Michael Anthony Pena v. The State of Texas--Appeal from 121st District Court of Yoakum County (majority)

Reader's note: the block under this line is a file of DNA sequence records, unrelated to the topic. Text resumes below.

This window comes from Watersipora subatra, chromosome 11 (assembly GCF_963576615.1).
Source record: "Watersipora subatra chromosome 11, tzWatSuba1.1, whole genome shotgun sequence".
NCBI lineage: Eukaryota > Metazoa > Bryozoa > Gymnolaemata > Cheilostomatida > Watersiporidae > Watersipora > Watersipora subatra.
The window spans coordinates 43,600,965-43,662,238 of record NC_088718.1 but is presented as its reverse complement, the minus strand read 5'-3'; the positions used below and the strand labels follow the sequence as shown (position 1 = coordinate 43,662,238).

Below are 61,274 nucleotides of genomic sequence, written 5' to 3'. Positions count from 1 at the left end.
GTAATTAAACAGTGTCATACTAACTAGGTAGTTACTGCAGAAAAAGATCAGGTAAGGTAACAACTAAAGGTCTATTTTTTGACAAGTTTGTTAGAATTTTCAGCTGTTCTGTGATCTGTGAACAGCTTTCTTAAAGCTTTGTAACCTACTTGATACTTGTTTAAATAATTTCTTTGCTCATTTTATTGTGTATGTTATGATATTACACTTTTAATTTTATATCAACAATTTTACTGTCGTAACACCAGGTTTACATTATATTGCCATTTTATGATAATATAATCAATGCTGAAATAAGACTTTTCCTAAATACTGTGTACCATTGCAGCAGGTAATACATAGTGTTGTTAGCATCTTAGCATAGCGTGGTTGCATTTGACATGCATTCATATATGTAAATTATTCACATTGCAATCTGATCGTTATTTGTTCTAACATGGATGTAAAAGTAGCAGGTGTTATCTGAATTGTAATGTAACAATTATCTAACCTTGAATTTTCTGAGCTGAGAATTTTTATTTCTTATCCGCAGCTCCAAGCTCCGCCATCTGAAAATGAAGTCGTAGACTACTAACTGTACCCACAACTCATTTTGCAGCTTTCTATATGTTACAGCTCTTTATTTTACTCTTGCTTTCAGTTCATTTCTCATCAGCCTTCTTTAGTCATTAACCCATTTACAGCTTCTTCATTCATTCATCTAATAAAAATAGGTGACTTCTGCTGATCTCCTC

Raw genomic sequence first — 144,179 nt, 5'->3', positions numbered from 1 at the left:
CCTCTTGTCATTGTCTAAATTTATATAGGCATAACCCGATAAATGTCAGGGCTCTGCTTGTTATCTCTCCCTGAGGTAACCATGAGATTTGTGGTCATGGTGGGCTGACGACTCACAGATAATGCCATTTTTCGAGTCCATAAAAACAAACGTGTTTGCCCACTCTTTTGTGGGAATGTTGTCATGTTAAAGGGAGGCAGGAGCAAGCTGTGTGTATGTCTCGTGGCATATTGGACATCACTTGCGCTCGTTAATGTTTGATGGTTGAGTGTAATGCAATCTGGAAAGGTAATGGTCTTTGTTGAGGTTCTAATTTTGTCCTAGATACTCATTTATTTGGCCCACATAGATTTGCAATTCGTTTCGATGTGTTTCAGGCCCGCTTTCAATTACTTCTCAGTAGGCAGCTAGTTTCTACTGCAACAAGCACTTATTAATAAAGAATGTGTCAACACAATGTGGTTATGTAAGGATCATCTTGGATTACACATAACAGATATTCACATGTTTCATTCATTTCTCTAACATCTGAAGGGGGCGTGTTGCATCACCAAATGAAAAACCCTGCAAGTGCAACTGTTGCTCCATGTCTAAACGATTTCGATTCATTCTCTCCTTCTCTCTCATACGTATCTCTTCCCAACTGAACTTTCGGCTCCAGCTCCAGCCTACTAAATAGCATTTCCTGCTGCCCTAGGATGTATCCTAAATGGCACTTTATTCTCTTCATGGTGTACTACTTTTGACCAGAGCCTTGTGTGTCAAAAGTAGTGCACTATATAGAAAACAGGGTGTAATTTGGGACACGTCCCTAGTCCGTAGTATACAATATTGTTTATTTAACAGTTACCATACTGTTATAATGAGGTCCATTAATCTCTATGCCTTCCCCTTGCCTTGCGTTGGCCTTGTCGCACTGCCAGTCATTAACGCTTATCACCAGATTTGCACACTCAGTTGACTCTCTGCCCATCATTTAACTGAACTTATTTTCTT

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NO. 07-11-00222-CR IN THE COURT OF APPEALS FOR THE SEVENTH DISTRICT OF TEXAS AT AMARILLO PANEL A DECEMBER 20, 2012 MICHAEL ANTHONY PENA, APPELLANT v. THE STATE OF TEXAS, APPELLEE FROM THE 121ST DISTRICT COURT OF YOAKUM COUNTY; NO. 2871; HONORABLE KELLY G. MOORE, JUDGE Before CAMPBELL and HANCOCK and PIRTLE, JJ. MEMORANDUM OPINION Appellant, Michael Anthony Pena, appeals his conviction for the offense of driving while intoxicated with a child passenger. 1 Following a pre-sentence investigation report and after a hearing on punishment before the trial court, appellant was sentenced to confinement in a State Jail Facility (SJF) for two years with the confinement suspended and appellant placed on community supervision for a period of four years. Appellant appeals contending that the trial court erred: 1) in allowing evidence of the results of a blood test run at the Yoakum County Hospital to be admitted, 2) in 1 See TEX. PENAL CODE ANN. § 49.045. (West 2011). permitting the State’s witness to express an opinion about appellant’s intoxication at the time of the arrest based upon retrograde extrapolation of his blood alcohol level at the time of the blood draw, and 3) in omitting an instruction on “normal use” of appellant’s faculties. We affirm. Factual and Procedural Background Appellant does not challenge the sufficiency of the evidence; therefore, we will discuss only so much of the facts as required for our decision. On July 6, 2010, appellant was stopped for speeding in Yoakum County. After encountering appellant during the traffic stop, Department of Public Safety Trooper Robles 2 suspected that appellant was intoxicated. As a result of his suspicion, Robles initiated an investigation for driving while intoxicated. After conducting field sobriety tests on appellant, Robles requested appellant take a preliminary breath test. Based upon appellant’s performance on these tests, Robles decided to arrest appellant for driving while intoxicated with a child passenger. 3 After arresting appellant, Robles took appellant to the Yoakum County Hospital to obtain blood samples for testing. Appellant agreed to provide the blood specimens. Subsequently, two specimens of appellant’s blood were obtained by the medical technologist on duty, Christopher Ibonaw. One sample was sent to the Department of 2 Robles had promoted to Sergeant by the time of trial. 3 The record is clear that appellant’s son, who was under 15 years of age, was a passenger in the vehicle at the time of the arrest. 2 Public Safety (DPS) regional laboratory for testing. The other sample was tested at the hospital. The sample tested locally was tested as a blood serum sample by analysis in a Siemens Dimension RxL analyzer. Testimony at trial revealed that the blood serum sample tested positive for alcohol with a concentration of 102 milligrams per deciliter of blood serum. Prior to admission of State’s Exhibit 9, the report of the blood serum analysis, appellant objected on the grounds of the reliability of the analyzer. The trial court overruled the objection. Additionally, appellant’s trial counsel appeared to be objecting to the reliability of the medical technologist taking the sample and running the analyzer, although a review of the record reveals that such an objection was not clear. The sample sent to the DPS regional lab was tested by Scott Williams, a forensic scientist. Williams testified that the sample was tested using headspace gas chromatography. Williams testified that appellant’s blood alcohol level was 0.09 grams of alcohol per 100 milliliters of blood. After being recalled by the State, Williams was asked if he could provide an opinion about appellant’s blood alcohol level at the time of appellant’s arrest based upon extrapolation techniques. Williams said that he could and eventually opined that appellant’s blood alcohol level at the time of his arrest was 0.108, well above the 0.08 legal presumption level. Prior to Williams’s testimony, appellant objected that Williams lacked sufficient data on which to base his extrapolation testimony. The trial court overruled this objection. At the conclusion of the evidence, the trial court prepared the “Charge of the Court.” Appellant did not object to the proposed charge, however, appellant did request 3 the trial court include within the charge a definition of the term “normal use,” which the trial court denied. The jury returned a verdict of guilty and appellant proceeded to try the issue of punishment before the trial court. After receiving a pre-sentence investigation report and evidence regarding punishment, the trial court assessed appellant’s punishment at confinement in an SJF for two years but suspended the term of confinement and placed appellant on community supervision for a period of four years. Appellant has appealed the judgment of the trial court through four issues. The first two issues deal with the trial court’s admission of the results of the blood serum test. The third issue contends that Scott Williams was not qualified to give an opinion regarding appellant’s blood alcohol level at the time of his arrest. The last issue contends that the trial court erred in refusing to give the definition of “normal use” as requested. We will affirm the judgment of the trial court. Blood Serum Test Appellant has lodged two separate objections to the results of the blood serum test performed at Yoakum County Hospital. First, appellant contends that the trial court erred in overruling his objection that there was no showing that the device used to analyze the blood serum for alcohol content was reliable. Next, appellant contends that the Yoakum County Hospital was functioning as a crime laboratory for purposes of forensic analysis of the blood serum but was not accredited pursuant to article 38.35 of the Texas Code of Criminal Procedure. See TEX. CODE CRIM. PROC. ANN. art. 38.35 (West Supp. 2012). 4 A trial court’s ruling on the admissibility of evidence is reviewed for an abuse of discretion. See Coble v. State, 330 S.W.3d 253, 272 (Tex.Crim.App. 2010). Even if we assume, for purposes of this opinion, that appellant is correct in both of his contentions regarding the results of the blood serum test, there is still no harm suffered by appellant. We review error of this nature for non-constitutional harm. See TEX. R. APP. P. 44.2(b). 4 Rule 44.2(b) states that, “Any other error, defect, irregularity, or variance that does not affect substantial rights must be disregarded.” A substantial right is affected when the error had a substantial and injurious effect or influence in determining the jury’s verdict. Coble, 330 S.W.3d at 280. In conducting a harm analysis under Rule 44.2(b), we review the entire record to ascertain the effect or influence of the wrongfully admitted evidence. See Barshaw v. State, 342 S.W.3d 91, 93-94 (Tex.Crim.App. 2011); Motilla v. State, 78 S.W.3d 352, 355-56 (Tex.Crim.App. 2002). The record reveals that appellant was initially stopped for a traffic violation, speeding. After visiting with appellant inside his vehicle, Robles detected a mild odor of an alcoholic beverage coming from appellant. As a result, Robles decided to conduct field sobriety tests on appellant. Appellant was asked to perform three of the standard field sobriety tests: the horizontal gaze nystagmus, the walk-and-turn, and the one leg stand. Robles testified at length about appellant’s performance on each test and that appellant exhibited signs of intoxication while performing each of the tests. At the conclusion of the standard field sobriety tests, appellant was also asked to take a preliminary breath test. After administering all of the tests to appellant, Robles testified 4 Further reference to the Texas Rules of Appellate Procedure will be by reference to “Rule ____.” 5 that he was of the opinion that appellant was intoxicated and, therefore, placed him under arrest for driving while intoxicated with a child passenger. During Robles’s interview with appellant, appellant admitted to having drank beer prior to being stopped for speeding. Robles testified that appellant initially said he had drunk only two beers but later changed his statement to two or three beers. After placing appellant under arrest, Robles took him to the Yoakum County Hospital where two blood samples were drawn. One sample is the one to which appellant is objecting. The second sample was sent to the regional DPS lab for analysis. Scott Williams, forensic scientist at the DPS lab, testified that he analyzed the sample of appellant’s blood for the presence and amount of alcohol using headspace gas chromatography. As a result of his testing, he determined that appellant’s blood sample contained 0.09 grams of alcohol per one hundred milliliters of blood. This testimony was received without objection. The trial court submitted a charge that tracked the statutory definition of intoxication. See TEX. PENAL CODE ANN. § 49.01(2) (West 2011). 5 The charge reads as follows: “Intoxicated” means not having the normal use of mental or physical faculties by reason of the introduction of alcohol, a controlled substance, a drug, a dangerous drug, a combination of two or more of those substances, or any other substance into the body; or having an alcohol concentration of 0.08 or more. The record reveals that, during final arguments, the State recounted the evidence that, according to the State, demonstrated both a loss of the normal use of mental and physical faculties and a blood alcohol concentration above 0.08. In reference to the 5 Further reference to the Texas Penal Code will be by reference to “section ____” or “§ _____.” 6 latter, the State referred to both the blood serum test and the DPS whole blood analysis. Additionally, during closing arguments, the State talked at length about signs of loss of normal use of mental or physical faculties, particularly impaired judgment. According to the State, one of the clearest signs of loss of judgment was appellant’s decision to get in the car with his minor son after consuming beer. From our review of the entire record, we have a fair assurance that the error in admitting the blood serum testimony did not influence the jury, or had but a slight effect. See Johnson v. State, 967 S.W.2d 410, 417 (Tex.Crim.App. 1998). Accordingly, the blood serum evidence, which we assumed for purpose of analysis was erroneously admitted, did not have a substantial and injurious effect on the verdict. See Coble, 330 S.W.3d at 280. Therefore, as to both of appellant’s contentions regarding the blood serum analysis, the error was harmless. Retrograde Extrapolation Testimony Appellant’s third issue contends that the trial court committed reversible error by allowing Scott Williams to render an opinion as an expert witness regarding appellant’s blood alcohol level at the time of his arrest. We review the decision of the trial court to admit expert testimony under an abuse of discretion standard. See id. at 272. Before addressing the question posed by appellant’s issue, we must first ascertain whether the issue before the Court comports with the objection lodged in the trial court. It is a well understood principal of appellate law that the objection lodged before the trial court must comport with the issue that is asserted on appeal. See Martinez v. State, 345 S.W.3d 703, 705 (Tex.App.—Amarillo 2011, no pet.) (citing Pena 7 v. State, 285 S.W.3d 459, 464 (Tex.Crim.App. 2009)). If the objection at trial does not comport with the ground asserted on appeal, nothing is preserved for appellate review. Id. Scott Williams was recalled as a witness for the apparent purpose of giving his opinion about appellant’s blood alcohol level at the time of his arrest based upon the analysis of the blood sample taken approximately 35 minutes later. When Williams was being asked preliminary questions, appellant’s trial counsel interposed the following objection: Your Honor, I’m going to object under the rules of procedure as far as Rule 705, 702, and 703. 6 The expert lacks sufficient information to form an expert opinion in this case. And under rule 705(c), he has to have sufficient data in a particular case. There’s insufficient data because he’s testified he’s going to be making an estimate based on variables, and it’s too uncertain to form an opinion that would be proof beyond a reasonable doubt in this case. The trial court overruled the objection. Later in the testimony, Williams was asked his opinion about appellant’s blood alcohol concentration at the time of his arrest. Appellant’s trial counsel then lodged the following objection: Your Honor, I also object to this because he’s not laid the proper foundation. We don’t have access to his calculations that he’s going to testify from. 6 Although counsel said rules of procedure, it is clear that he was referring to the Rules of Evidence. 8 On appeal, although appellant couches his contention as an attack on the reliability of Williams’s testimony, his argument merely attacks the qualifications of Williams to render an opinion. An objection to Williams’s expertise or qualifications to render an opinion was never presented to the trial court. A fair reading of the objection and the context of the objection leads to the conclusion that the issue on appeal does not comport with the contention before this Court. See Martinez, 345 S.W.3d at 705. Accordingly, nothing has been preserved for appellate review. Id. We, therefore, overrule appellant’s third issue. Definition of Normal Use Appellant’s final issue contends that the trial court’s refusal to include a proposed definition of normal use, as submitted by appellant, was error and that this error was harmful. The record reflects that the trial court prepared a proposed charge and asked trial counsel if he had any objections or additional requests. Trial counsel then requested the following definition of normal use: Normal use “means the manner in which the normal intoxicated person would be able to use his faculties.” 7 The trial court denied the request. Appellant was charged pursuant to section 49.045, which states that a person commits an offense if they are intoxicated while operating a motor vehicle, and the vehicle is occupied by a passenger who is younger than 15 years of age. The second requirement is not at issue in this appeal. As stated earlier in this opinion, intoxicated 7 The State’s brief points out, and we assume to be correct, that the requested charge should read “normal non-intoxicated person.” 9 means loss of normal use of mental or physical faculties, as applicable in this case, by reason of the introduction of alcohol into the body or having a blood alcohol concentration of 0.08 or greater. See § 49.01(2). The statute does not define normal use of mental or physical faculties. Thus, the statute provides for proof of intoxication by either an objective standard, 0.08 blood alcohol concentration, or a subjective standard, the loss of normal use of mental or physical faculties. Murphy v. State, 44 S.W.3d 656, 660 (Tex.App.—Austin 2001, no pet.). Because appellant submitted to the taking of a blood sample and there is testimony from Robles about appellant’s actions in driving and performance in standardized field sobriety tests, both definitions of intoxication were before the jury. What appellant is requesting is that this Court conclude that it is error for a trial court to refuse to define a term, normal use, that is not statutorily defined. The Texas Court of Criminal Appeals recently addressed the issue of a trial court defining terms not otherwise defined. See Kirsch v. State, 357 S.W.3d 645, 650 (Tex.Crim.App. 2012). The Kirsch case dealt with the undefined term of “operating.” Id. The Court in Kirsch points out that Texas Government Code section 311.011 provides that statutorily undefined words and phrases shall be “construed according to the rules of grammar and common usage.” Id. (quoting TEX. GOV’T CODE ANN. § 311.011 (West 2005)). Section 311.011 of the Texas Government Code applies to construction of the Penal Code. § 1.05(b) (West 2011). There is no contention that the term normal use has acquired any technical or particular meaning which would require anything other than construction according to the rules of grammar and common usage. See TEX. GOV’T CODE ANN. § 311.011. Thus, we are left with a term that a jury may read to have 10 any meaning which is acceptable in common parlance. Kirsch, 357 S.W.3d at 650 (citing Denton v. State, 911 S.W.2d 388, 390 (Tex.Crim.App. 1995)). The trial court’s charge is to set forth the law applicable to the case. See TEX. CODE CRIM. PROC. ANN. art. 36.14 (West 2007). 8 Generally speaking, a charge not derived from the Penal Code is not the applicable law under article 36.14. See Kirsch, 357 S.W.3d at 651 (citing Walters v. State, 247 S.W.3d 204, 214 (Tex.Crim.App. 2007)). In this case, the trial court properly charged the jury on the law applicable to the case. Therefore, the trial court’s denial of the requested definition did not violate the constraints of article 36.14 and was not error. See arts. 36.14, 36.19. Appellant’s brief posits that, without the requested definition, a jury may be left unknowing and misled about the question of whether appellant suffered any impairment. However, the question posed by appellant assumes something that we may not assume. Appellant assumes that a jury will not be able to determine whether an accused has lost the normal use of mental or physical faculties from a review of the evidence. With nothing more than appellant’s posit on this issue, we cannot agree. Further, where both the objective and subjective definitions of intoxication are alleged, appellant seems to be asking this Court to require the State elect which method of proving the offense it chooses to pursue. This last argument is made without reference to any authority to support it. Further, we know of none. Accordingly, appellant’s issue is overruled. 8 Further reference to the Texas Code of Criminal Procedure will be by reference to “article ___” or “art. ___.” 11 Conclusion Having determined that there is no error in the trial court’s judgment, we affirm the judgment rendered. Mackey K. Hancock Justice Pirtle, J., concurring. Do not publish. 12